Last week, a report from the CSIS Security Group pointed ZDNet (and the rest of us) to a very shady app on the Google Play Store called “Updates for Samsung.” It offered to provide system-level Android updates to phones — and, in fact, it did redistribute Samsung’s software, though it was essentially a scam to get you to pay money for said updates.
Today, after we inquired, Google told The Verge that the app violated its policies and has been “suspended.” It is unclear what specific policy Google cited and when it became aware of the app. Last week, the developer of the app, Updato, claimed to BleepingComputer that it was pulling the app to “remove the firmware service portion and non Google payments,” though it defended the app as a “convenience to our audience.”
In a statement, Google said that “Providing a safe and secure experience is a top priority and our Google Play developer policies strictly prohibit apps that are deceptive, malicious, or intended to abuse or misuse any network, device, or personal data. When violations are found, we take action.”
The app had racked up more than 10 million downloads, according to Google Play’s counter. That doesn’t necessarily mean 10 million people were duped, however. The app’s user rating was weirdly high for a scam (nearly four stars), so it’s possible that in addition to trying to scam money from users, it was also gaming the Google Play Store’s analytics. On the other hand, the app has been around for more than six years, so some large number of people have installed it.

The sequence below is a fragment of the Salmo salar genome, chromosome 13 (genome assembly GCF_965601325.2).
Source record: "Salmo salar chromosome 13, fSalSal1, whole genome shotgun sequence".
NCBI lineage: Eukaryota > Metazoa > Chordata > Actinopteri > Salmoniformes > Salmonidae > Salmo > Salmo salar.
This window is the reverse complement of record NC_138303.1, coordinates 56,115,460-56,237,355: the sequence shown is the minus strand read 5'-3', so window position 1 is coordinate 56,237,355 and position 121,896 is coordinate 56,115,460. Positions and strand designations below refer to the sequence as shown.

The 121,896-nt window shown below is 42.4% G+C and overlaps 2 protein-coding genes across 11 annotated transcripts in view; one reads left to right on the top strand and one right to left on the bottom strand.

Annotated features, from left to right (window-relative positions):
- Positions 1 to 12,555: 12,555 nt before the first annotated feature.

The app preyed on users’ desire to get OS-level updates for Samsung Android phones, something that usually takes longer than users would like. CSIS’s Aleksejs Kuprins told ZDNet that a “user can feel a bit lost about the [system] update procedure. Hence [they] can make a mistake of going to the official application store to look for system update.”
It is indeed a mistake but not an unreasonable one. The app’s creators essentially took advantage of the frustration many Android users feel about waiting for updates. Even if that 10 million downloads number isn’t anywhere near correct, it’s still pretty bad that Google didn’t seem to know about the scam until it surfaced in media reports last week.
As 9to5Google noted last week, the Updates for Samsung app did have a “download firmware” section, but it pushed users to pay a subscription fee by throttling those downloads — which, again, were likely being redistributed illegally and were unnecessary in the first place because Samsung distributes updates for its phones free of charge. Technically, it isn’t malware, but it is scammy.
Now it’s gone, but, sadly, many Android users may have been taken in by it. We’ve asked Google for more details about the suspension and will update if we learn more.
Updated at 4PM ET to include Google’s statement.